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Show Review

Few bands today can make you feel wild and alive the way Beach Slang can. Since 2013, the Philadelphian band has won over an incredibly passionate fan base thanks to their massively fun live performances, their roaring and explosive brand of punk rock, and the genuine gratefulness they always show for the endless support. You go on the band's Facebook, and you see countless posts, personally written by frontman James Alex, thanking fans for a great show, listening to and loving the band's new album, or for simply being amazing people. This earnestness also comes across in Alex's lyrics, who sings about being a weird little outlier in an unrelenting world with the same everyman charm and poetic skill as one of rock's greatest lyricists, Paul Westerberg. If you've ever felt lost, left out of the pack, or were once an aimless teenager anxious about the future (and let's face it, that was all of us at one point or another), then you're bound to immediately connect with Beach Slang's brand of uplifting, fuzzed-out rock. Alex and co. not only embrace being the weirdos and outcasts that never learned to get in line, but they find something to celebrate about it, taking pride in having nowhere to go. In doing so, they bring people together like few other bands have before and since, and it truly is something special to be apart of.

With all that in mind, it's clear why we here at Baeble were absolutely stoked when James Alex dropped by for an intimate, unplugged session. Armed with an acoustic guitar and his signature bow tie/frilly shirt combo, Alex played his usually riotous songs with a quiet, gentle warmth soothing enough to rock a baby to sleep with, but still packed the stirring, emotional punch the band is known for. While feedback in distortion is always frickin' awesome, Alex's vocals really shine through in an acoustic setting, and also proves that, full band or solo act, Beach Slang's music holds up no matter the setting.

Transcript

It's weird.
Sure yeah, yeah.
It's weird like I just woke up like 20 minutes ago just like I already feeling it.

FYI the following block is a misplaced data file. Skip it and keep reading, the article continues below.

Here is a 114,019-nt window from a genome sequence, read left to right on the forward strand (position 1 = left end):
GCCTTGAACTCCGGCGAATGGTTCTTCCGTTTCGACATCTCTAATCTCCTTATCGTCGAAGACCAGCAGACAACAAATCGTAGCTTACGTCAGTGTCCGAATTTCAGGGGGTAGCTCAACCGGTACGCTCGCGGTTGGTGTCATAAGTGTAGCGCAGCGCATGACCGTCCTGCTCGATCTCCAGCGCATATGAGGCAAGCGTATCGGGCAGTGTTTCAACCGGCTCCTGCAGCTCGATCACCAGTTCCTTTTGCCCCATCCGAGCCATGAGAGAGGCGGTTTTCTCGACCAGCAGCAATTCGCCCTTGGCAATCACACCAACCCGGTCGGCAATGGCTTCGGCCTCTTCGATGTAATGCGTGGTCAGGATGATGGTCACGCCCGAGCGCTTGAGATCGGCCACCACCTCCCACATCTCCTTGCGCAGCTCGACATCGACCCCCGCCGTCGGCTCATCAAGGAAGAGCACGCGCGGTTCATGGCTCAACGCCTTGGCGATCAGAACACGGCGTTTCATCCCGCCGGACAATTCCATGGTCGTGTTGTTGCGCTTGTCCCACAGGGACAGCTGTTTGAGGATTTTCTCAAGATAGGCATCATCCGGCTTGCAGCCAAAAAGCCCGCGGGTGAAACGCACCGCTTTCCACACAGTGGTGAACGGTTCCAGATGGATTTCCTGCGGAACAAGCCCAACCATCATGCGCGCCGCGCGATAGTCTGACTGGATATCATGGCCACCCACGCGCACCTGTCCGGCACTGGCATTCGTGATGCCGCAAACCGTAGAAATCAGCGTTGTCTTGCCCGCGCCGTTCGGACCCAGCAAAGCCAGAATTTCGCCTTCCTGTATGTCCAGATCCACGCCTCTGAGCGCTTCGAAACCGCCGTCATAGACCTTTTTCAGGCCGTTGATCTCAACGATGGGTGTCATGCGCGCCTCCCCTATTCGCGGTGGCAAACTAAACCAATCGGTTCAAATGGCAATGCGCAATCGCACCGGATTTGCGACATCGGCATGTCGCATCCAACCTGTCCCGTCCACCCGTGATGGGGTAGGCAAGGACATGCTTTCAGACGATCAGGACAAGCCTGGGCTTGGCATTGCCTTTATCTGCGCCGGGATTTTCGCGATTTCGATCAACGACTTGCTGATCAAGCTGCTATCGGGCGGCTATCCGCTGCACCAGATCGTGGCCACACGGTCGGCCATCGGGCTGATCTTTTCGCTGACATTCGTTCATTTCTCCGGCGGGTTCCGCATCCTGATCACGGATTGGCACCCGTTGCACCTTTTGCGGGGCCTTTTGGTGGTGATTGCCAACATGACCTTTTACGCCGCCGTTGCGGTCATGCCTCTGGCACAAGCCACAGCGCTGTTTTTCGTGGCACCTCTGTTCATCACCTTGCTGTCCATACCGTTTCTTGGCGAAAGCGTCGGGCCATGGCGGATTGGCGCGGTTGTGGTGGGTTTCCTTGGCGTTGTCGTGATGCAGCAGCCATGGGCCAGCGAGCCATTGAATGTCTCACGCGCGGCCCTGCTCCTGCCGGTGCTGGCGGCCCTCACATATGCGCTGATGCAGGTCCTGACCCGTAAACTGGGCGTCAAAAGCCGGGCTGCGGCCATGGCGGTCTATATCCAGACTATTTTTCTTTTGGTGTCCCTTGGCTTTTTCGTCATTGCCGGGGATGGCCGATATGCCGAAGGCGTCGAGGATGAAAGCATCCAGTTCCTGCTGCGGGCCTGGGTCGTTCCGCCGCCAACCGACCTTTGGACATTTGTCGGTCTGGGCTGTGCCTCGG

Yeah, it's great.
I'll be really set for tonight.
We're a loud bash of teenage feelings.
Play it loud, play it fast play me something that will always last.
Play it tough, play it quiet play me something that my save my life.
I just want to say it like I mean it, you know, and that's what it is.
And it's sort of like I dig the idea of a record starting with sort of a wake up, you know.
If you're the type of person that identifies with Beach Slang and how I write and things like that it's kind of like yeah, like that's what I want it to sort of...I want to remember that, you know.
The sound of your heart is wired to break
Too fucked up to love, too soft to hate
The hum of your lung is my favorite thing
And the air you shove out Into my mouth
Oh oh oh Oh oh oh
I've always felt stuck, alone or ashamed
The gutter's too tough, the stars are too safe
I'm always that kid always out of place.
I try to get found, I've never known how.
Oh oh oh
Oh oh oh Ah ha ha
Ah ha ha Ah ha ha
Ah ha ha Love
Tracing the lines on your handsome face
The scars on your arms, the shape of your veins
We are not alone, we are not mistakes And don't whisper now
We're allowed to be loud Oh oh
Oh oh oh Oh oh oh
Oh oh oh
Tu tu tu tu tu tu tu tu Tu tu tu tu tu tu tu tu
Tu tu tu tu tu tu tu tu Tu tu tu tu tu tu tu tu
Tu tu tu tu tu tu tu tu Tu tu tu tu tu tu tu tu
Tu tu tu tu tu tu tu tu
amplifiers sting my teeth And batter me with evil things
I take some drugs to fix my brain
Yeah, and like "Spin the Dial" like that's our single out now, and the video and everything.
And I'm really stoked about it and The Replacements original manager told me that that would have fit perfectly on Tim.
So I when I huff my last breath, that'll probably the thing I'll be thinking about.
So I thought that was really great.
All right, this song's called "Spin the Dial.
" The radio is loud and wild And I'm too drunk to spin the dial
Bathe my bones in alcohol So I don't have to think at all
I was born at the bottom But I never belonged
I'm hardly ever right But I've never been wrong
I can't get calm And amplifiers sting my teeth
And batter me with evil things I take some drugs to fix my brain
They numb my tongue but miss the pain I was born at the bottom
But I never belonged I'm hardly ever right
But I've never been wrong
I've got dust in my lips, limp in my charm.
The halo on my heart
I've got a halo on my heart The halo on my heart
I've got a halo on my heart I've got it
I was born at the bottom But I never belonged
I'm hardly ever right But I've never been wrong
I've got dust in my lips, limp in my charm
A halo on my heart
I've got a halo on my heart The halo on my heart
I've got a halo on my heart I've got a halo on my heart
I've got a halo on my heart I've got a halo on my heart
Well, I'm from New England, and I just uh I used to skateboard with this girl, Elizabeth, when I was kid.
And she just used to make fun of the way I talked, you know with a lot of rads and totallys and of the time period I suppose.
And yeah, she just sort of lovingly goofed on it and called it a language and named it beach slang.